Solving Tyco's Identity Crisis
Edward D. Breen has worked hard to clean up the mess Dennis Kozlowski left at Tyco International (TYC). Now, Breen faces an even harder job: proving he can run Tyco's diverse businesses.
When Breen arrived in mid-2002, Tyco was a $40 billion empire constructed for all the wrong reasons—size without strategy, dealmaking without management. By the time Kozlowski was indicted for pilfering money from the company coffers, Tyco had taken massive asset writedowns, it faced a looming debt crunch, and its accounting was in question. (It was determined "aggressive" by regulators, but not fraudulent.)
Indeed, Breen has been on the crisis management beat since his first day on the job. In the past five years, he and his team have replaced the board and much of the senior management, hacked three-quarters off the debt load, settled most of the outstanding shareholder lawsuits, and restored Tyco's credibility in the eyes of creditors, investors, and its own employees.
Through all the triage, the new management team tried to make sense of the complex tangle of businesses Kozlowski had thrown together. The coup de grâce on the scandal-plagued era came last June as Kozlowski was serving his 8-to-25-year term in federal prison. Breen broke Tyco into three parts, spinning off the health-care division, now called Covidien (COV), and the Tyco Electronics (TEL) unit as independent entities. The moves helped, but as the chairman and chief executive of the new Tyco International, Breen is still left with a fundamental question: Why does Tyco exist? "It is a collection of decent businesses," says Robert E. Mittelstaedt Jr., dean of the W.P. Carey School of Business at Arizona State University. "The question is, do they make sense [together] going forward?"
KEEPING EXPECTATIONS LOW
Starting from scratch, Breen probably wouldn't have drawn up his current portfolio of businesses. If Tyco was a sprawling $40 billion conglomerate in 2002, today what Breen reflexively calls "new Tyco" is a slightly less sprawling $18 billion conglomerate. It includes: security business ADT, a fire protection unit, a red-hot valve business, safety products manufacturing, and an industrial metals operation (table). The leftovers do have a financial affinity, says Breen—all generate healthy cash flow ($800 million in 2007), have recurring rev-enue, and require relatively low capital investment. (Research and development last year, for example, was just $121 million.) But the pruning isn't done: "We're going to exit businesses," says Breen, who adds that his goal is to focus tightly on security, fire, and valves.
The sort of existential anxiety Tyco must deal with is a fact of life for any conglomerate. (No one has to ask Nike (NKE) what it does for a living.) And each successful one, from a titan like General Electric (GE) to smaller ones like Emerson Electric (EMR) or Danaher (DHR), has a different strategic rationale for its collection of businesses. "There are plenty of companies that exist successfully at the size of Tyco," says Nicole Parent, a multi-industry company analyst at Credit Suisse (CS). "What weaves them together is the operating culture."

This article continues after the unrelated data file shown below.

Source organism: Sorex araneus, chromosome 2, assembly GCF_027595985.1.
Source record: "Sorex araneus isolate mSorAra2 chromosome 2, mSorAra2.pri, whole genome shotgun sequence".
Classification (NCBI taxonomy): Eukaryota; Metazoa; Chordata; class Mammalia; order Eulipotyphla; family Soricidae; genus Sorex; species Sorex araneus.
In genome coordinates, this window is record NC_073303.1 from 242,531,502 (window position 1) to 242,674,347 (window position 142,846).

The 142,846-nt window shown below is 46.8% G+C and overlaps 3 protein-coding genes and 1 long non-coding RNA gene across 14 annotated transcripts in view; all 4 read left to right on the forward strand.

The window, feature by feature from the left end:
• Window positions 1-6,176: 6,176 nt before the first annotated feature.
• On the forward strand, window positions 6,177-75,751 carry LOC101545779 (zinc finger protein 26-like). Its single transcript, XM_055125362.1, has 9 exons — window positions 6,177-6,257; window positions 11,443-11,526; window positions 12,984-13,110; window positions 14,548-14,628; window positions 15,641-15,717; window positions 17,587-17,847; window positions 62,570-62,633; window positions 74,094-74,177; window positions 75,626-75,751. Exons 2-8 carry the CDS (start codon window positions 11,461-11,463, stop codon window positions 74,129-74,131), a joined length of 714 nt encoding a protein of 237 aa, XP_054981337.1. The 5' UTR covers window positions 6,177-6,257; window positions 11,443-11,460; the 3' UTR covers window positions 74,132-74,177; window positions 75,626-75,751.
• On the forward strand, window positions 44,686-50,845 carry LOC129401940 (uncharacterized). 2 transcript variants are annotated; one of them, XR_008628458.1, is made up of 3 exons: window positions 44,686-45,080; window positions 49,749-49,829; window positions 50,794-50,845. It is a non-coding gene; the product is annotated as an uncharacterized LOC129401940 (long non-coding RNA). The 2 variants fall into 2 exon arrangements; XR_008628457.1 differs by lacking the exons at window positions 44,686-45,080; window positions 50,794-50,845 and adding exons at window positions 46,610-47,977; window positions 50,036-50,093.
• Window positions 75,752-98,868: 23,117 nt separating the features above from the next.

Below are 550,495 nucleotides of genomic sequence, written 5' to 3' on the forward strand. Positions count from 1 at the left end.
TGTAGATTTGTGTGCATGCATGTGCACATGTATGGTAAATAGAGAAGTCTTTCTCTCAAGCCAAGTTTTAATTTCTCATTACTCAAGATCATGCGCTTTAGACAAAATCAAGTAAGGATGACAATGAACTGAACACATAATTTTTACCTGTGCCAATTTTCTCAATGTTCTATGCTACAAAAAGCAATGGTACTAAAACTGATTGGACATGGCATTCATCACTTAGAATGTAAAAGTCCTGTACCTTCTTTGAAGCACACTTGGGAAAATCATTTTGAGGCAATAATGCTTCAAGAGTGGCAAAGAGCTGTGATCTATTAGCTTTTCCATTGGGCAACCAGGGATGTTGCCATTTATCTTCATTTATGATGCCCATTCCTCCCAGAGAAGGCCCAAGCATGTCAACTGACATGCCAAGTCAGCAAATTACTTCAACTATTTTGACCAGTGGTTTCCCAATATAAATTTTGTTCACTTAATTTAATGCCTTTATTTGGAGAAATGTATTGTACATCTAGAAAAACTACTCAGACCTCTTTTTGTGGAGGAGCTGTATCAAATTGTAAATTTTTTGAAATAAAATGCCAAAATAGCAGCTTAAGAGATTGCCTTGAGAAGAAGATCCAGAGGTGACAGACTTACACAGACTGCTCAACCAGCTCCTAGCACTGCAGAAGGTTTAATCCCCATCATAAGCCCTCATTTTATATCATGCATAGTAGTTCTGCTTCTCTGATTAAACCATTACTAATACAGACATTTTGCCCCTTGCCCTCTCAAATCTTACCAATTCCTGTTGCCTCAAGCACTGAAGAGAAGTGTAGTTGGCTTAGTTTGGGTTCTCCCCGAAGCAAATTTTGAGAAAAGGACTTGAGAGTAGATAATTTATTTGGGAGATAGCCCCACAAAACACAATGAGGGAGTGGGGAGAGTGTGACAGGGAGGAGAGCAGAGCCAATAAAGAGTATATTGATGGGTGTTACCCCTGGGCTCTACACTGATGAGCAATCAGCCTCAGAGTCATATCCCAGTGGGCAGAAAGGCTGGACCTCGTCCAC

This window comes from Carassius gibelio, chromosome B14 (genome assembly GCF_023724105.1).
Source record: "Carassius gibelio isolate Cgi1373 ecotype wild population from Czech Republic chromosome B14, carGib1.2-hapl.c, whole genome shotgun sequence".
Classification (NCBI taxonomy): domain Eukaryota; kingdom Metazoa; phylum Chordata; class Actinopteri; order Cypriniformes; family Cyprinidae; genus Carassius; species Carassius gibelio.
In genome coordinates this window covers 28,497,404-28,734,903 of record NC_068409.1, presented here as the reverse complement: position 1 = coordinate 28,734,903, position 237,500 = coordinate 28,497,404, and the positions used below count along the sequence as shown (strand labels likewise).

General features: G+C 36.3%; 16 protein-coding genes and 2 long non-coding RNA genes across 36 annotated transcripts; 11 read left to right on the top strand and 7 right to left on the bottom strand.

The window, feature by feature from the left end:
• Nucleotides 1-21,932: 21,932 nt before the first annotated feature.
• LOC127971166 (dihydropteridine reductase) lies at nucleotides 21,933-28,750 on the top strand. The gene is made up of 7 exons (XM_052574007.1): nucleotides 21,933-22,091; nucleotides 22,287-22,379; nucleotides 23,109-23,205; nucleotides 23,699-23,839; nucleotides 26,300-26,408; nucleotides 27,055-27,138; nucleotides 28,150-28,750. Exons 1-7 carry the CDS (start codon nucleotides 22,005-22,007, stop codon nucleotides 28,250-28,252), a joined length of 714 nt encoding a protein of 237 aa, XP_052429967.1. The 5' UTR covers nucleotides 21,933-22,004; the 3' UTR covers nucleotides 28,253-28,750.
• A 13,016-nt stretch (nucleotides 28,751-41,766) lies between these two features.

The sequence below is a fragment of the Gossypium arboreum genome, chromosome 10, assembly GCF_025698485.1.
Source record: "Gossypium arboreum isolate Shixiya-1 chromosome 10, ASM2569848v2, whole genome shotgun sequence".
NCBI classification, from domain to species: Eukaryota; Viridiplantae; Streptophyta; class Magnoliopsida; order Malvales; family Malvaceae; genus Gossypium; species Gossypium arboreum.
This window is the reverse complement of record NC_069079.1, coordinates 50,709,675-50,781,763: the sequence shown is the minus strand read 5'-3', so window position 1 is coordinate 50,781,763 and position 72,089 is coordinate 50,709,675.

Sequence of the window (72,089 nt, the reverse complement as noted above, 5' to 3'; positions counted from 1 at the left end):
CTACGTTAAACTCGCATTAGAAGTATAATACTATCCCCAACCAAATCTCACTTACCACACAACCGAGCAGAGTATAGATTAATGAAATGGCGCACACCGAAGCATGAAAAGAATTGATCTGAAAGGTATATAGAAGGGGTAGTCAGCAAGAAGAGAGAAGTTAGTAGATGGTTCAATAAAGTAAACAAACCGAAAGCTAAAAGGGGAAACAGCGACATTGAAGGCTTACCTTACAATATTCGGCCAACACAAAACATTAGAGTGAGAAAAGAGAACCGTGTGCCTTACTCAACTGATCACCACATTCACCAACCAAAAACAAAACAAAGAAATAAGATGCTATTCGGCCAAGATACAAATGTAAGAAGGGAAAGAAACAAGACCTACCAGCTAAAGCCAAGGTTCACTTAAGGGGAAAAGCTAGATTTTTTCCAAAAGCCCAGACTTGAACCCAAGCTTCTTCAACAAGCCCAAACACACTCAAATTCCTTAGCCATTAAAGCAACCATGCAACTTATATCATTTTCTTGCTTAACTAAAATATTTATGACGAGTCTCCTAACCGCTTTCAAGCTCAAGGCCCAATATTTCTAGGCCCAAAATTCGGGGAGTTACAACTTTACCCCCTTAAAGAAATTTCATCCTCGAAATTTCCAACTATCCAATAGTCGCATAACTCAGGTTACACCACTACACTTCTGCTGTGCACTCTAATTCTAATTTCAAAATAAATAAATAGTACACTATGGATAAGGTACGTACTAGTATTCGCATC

The problem for Breen is that no one is quite sure what the operating culture at Tyco looks like. That's because the company has spent much of the past five years assuaging creditors, quelling lawsuits, and dealing with Securities & Exchange Commission inquiries. "The current management team has been focused on nonoperational issues," says Parent. "The underlying task at hand has changed dramatically."
So far, investors have been slow to latch on to the new Tyco's story. "I don't think it has fully gotten traction," Breen admits. Since the spin-offs last June 29, Tyco shares are down 22%, trading at a recent 41. Similarly sized conglomerate Danaher's shares have slipped just 4%, while Emerson Electric has seen shares tick up 6%. Analysts on Wall Street have taken a wait-and-see approach, with half of the 14 rating Tyco "hold" or "sell."
Diversified peers, of course, have historical legacies and years of management tradition to guide them. Tyco's past, by contrast, is of little use to Breen. Indeed, one of his first points of order was to sweep the company of many of its deal-frenzied, Kozlowski-era managers. "They were private-equity-type people," Breen says. "When I first got here, I'd talk about, 'We're not doing any more acquisitions, we're going to focus on operational execution.' Some of them, I could just watch their eyes roll up in their head." He says he has replaced more than half of the company's senior management.
So far, in just two quarters of "new Tyco," Breen has tried to keep expectations low as the company refocuses on operations. On Feb. 5, Tyco showed progress on that front, reporting $369 million in first-quarter operating income, more than double the prior first quarter, on $4.9 billion in sales, a 12% increase. Net income, because of restructuring charges and a higher tax bill, fell by half. The results easily outpaced analysts' subdued estimates: They "perhaps reflect better business quality than many have been assuming," wrote JPMorgan (JPM) analyst Stephen Tusa in a note to clients.
The days ahead won't be as exciting as the deal-a-minute Kozlowski regime. Breen sees room to push for operational improvements at the business lines: "This company did over 600 [deals] and didn't integrate them," he says. Tyco's Earth Tech infrastructure business is already on the block and is expected to fetch more than $1 billion. Kozlowski's legacy is fixed. Clearly, Breen's is still a work in progress.